In an interview with CNN on Wednesday, Republican presidential frontrunner Donald Trump predicted riots if he wins the greatest number of delegates to the party’s July convention but is nonetheless denied the GOP nomination. Today, Roger Stone, the former dirty tricks man for Richard Nixon, is out with an article that seems designed to prime the pump for just that sort of unrest, alleging the existence of a plot to deny Trump the nomination even if he comes to the convention with the most pledged delegates.
Writing on the website InfoWars.com, which is maintained by popular radio host and conspiracy theorist Alex Jones, Stone claims to reveal a plot by the “Republican Establishment” to derail a Trump nomination.
“Despite his historic run in the primaries, Trump will never, repeat never, get the nomination if this bunch can stop him,” Stone wrote. “Forget about them conceding Trump the victory once he gets to the magic 1237 (Fifty percent of the available delegates). They’ve cooked up a strategy to be employed at all costs to steal delegates from Trump so that he’ll fall below the 1237 on the first ballot, and then, before the second ballot to present one of their group (Mitt Romney, call your office) as the Savior of the Grand Old Party.”
Stone is a man who knows from conspiracy theories. His four books include one making the case that President Lyndon Johnson led a conspiracy to assassinate President John F. Kennedy. His most recent work alleges that former Florida governor and former presidential candidate Jeb Bush, as well as his family, which includes two living former presidents, is part of a years-long criminal conspiracy.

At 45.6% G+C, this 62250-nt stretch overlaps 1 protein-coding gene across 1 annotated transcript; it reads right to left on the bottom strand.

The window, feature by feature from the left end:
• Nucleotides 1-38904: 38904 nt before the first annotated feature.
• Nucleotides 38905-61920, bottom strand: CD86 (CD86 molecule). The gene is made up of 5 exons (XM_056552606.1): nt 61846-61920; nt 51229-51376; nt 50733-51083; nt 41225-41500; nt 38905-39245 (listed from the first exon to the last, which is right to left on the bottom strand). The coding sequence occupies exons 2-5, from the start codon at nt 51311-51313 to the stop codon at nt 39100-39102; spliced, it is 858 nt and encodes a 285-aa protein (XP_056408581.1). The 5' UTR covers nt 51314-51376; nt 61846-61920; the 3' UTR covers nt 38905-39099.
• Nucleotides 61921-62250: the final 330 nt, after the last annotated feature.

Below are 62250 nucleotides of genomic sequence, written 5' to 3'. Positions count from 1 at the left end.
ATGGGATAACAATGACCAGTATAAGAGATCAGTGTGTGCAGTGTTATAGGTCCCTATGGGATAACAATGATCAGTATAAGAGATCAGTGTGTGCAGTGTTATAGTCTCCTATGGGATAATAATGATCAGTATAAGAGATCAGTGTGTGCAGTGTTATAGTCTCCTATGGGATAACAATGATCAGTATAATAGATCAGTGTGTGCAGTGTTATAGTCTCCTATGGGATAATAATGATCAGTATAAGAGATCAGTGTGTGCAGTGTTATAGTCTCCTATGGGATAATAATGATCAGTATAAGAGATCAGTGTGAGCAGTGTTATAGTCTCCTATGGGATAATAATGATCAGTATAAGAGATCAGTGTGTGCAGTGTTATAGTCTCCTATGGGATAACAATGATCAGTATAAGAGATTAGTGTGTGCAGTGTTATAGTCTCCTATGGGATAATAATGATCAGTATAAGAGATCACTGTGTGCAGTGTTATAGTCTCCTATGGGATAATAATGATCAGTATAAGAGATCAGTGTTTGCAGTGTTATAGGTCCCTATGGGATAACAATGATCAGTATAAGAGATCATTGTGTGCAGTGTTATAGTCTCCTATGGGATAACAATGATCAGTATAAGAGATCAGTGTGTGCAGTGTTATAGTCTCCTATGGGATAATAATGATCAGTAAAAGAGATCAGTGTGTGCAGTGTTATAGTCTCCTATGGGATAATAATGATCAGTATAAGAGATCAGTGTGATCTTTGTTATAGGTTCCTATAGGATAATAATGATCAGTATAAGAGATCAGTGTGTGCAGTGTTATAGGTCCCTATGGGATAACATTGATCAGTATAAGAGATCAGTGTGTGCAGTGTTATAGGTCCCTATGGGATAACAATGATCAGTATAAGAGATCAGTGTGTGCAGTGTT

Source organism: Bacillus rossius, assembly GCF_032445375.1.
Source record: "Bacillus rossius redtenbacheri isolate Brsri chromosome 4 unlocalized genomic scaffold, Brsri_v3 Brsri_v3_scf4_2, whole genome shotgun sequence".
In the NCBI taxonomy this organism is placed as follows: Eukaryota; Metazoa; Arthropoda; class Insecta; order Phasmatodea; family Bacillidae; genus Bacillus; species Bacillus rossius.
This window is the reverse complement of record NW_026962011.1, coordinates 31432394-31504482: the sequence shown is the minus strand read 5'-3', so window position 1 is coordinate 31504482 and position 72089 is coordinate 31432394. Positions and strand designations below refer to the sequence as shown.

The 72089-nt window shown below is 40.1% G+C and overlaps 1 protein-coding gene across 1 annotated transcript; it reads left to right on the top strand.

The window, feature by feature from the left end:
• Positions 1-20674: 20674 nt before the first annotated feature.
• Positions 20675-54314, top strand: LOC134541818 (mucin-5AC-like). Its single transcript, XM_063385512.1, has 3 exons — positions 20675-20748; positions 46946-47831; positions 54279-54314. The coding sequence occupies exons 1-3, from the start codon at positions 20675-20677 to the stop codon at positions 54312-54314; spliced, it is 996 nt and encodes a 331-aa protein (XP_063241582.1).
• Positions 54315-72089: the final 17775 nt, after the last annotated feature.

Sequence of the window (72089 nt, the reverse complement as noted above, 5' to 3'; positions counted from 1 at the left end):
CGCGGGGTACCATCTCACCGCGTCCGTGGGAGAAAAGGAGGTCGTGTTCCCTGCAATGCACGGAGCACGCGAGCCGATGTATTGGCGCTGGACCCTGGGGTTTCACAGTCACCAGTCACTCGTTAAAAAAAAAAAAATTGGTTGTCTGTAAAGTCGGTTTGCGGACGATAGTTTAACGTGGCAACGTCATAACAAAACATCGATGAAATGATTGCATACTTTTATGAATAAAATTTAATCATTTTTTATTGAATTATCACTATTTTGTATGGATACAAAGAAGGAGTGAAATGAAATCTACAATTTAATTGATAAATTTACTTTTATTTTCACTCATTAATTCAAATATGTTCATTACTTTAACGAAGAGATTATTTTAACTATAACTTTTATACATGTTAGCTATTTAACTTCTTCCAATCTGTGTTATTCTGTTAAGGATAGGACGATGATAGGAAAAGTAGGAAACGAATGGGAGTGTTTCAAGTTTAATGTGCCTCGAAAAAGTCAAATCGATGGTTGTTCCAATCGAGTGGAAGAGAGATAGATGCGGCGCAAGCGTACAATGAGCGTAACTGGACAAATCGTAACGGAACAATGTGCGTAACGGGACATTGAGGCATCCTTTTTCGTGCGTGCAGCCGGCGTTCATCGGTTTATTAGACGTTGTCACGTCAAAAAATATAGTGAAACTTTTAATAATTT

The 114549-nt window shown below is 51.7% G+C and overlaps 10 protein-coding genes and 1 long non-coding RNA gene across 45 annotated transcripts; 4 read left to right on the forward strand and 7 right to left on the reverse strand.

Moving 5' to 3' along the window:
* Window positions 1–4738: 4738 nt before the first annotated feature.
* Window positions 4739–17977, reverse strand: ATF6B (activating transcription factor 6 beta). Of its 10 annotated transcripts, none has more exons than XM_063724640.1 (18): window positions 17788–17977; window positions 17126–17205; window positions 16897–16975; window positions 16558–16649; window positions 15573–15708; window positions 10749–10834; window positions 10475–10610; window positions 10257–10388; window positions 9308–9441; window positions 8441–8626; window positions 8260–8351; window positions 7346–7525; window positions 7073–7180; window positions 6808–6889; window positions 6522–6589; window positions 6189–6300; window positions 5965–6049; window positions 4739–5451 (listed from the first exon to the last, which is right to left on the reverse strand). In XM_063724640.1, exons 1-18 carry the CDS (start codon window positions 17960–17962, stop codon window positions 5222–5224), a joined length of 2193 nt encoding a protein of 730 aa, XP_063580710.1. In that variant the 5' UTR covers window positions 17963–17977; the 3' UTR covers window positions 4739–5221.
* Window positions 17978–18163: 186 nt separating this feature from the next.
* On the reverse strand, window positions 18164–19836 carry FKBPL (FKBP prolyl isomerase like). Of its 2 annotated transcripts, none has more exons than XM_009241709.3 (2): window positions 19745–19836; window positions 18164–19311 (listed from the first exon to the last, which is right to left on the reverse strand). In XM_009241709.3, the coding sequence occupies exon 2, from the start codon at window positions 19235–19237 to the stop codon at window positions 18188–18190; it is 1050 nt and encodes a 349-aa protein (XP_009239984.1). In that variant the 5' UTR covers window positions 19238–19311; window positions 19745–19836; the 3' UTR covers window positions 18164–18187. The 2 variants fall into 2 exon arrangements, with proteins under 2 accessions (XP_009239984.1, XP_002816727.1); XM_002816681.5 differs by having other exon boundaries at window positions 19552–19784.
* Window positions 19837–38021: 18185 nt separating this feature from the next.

Trump and Stone have a confusing relationship. The former Nixon man, who has been a Republican campaign adviser for decades, was originally working for the Trump campaign this summer. However, in a weird back-and-forth in early August, Stone left the campaign, saying he quit, while Trump insisted he had been fired. Nevertheless, Stone has been serving as a Trump surrogate in the right wing media world, and in the brief bio under his story on InfoWars, he describes himself as “a close confidante” of Trump.
In his article, Stone predicts that the theft of the nomination from Trump will go down this way: The party elites will challenge the legitimacy of delegates allocated to Trump using the arcane Rules of the Republican Party. For example, Stone says, Party officials will cite Rule 16 (D), which can be read as saying that delegates cannot be elected in states that have an open primary. Trump has won the majority of states with open primaries and Stone asserts confidently, “The GOP bigwigs plan on challenging Trump’s delegates from those states.”
For one, it’s not really clear that Rule 16 (D) says what Stone claims it does, and for another, Stone offers zero evidence for the existence of this plot. Likewise, he offers no support beyond his own assertion for his claim that other plans are in the works to fiddle with the vote count in Missouri, or to challenge the rules that bind delegates to Trump on the first ballot.
But offering evidence isn’t really the point here. Stirring up anger against an invisible elite is.
If Trump comes to the convention in Cleveland this July with a lead in delegates but not a majority, both Trump and now Stone are clearly trying to create an atmosphere in which attempting to wrest the nomination away from him, even by methods within the rules, will be seen as a betrayal of his supporters.
But unlike, say, the 1948 Democratic Convention, when angry Southerners walked out of the convention out of a sense of betrayal over the party’s civil rights plank, Trump has been suggesting something that would feel a whole lot more like the riot-scarred Democratic Convention of 1968, when police and protesters had running battles in the city streets.
Stone, to be clear, is not calling for or advocating violence in his article for InfoWars. He is merely helping to stoke the flames of anger and betrayal that Trump is threatening to unleash if he is denied his prize in Cleveland.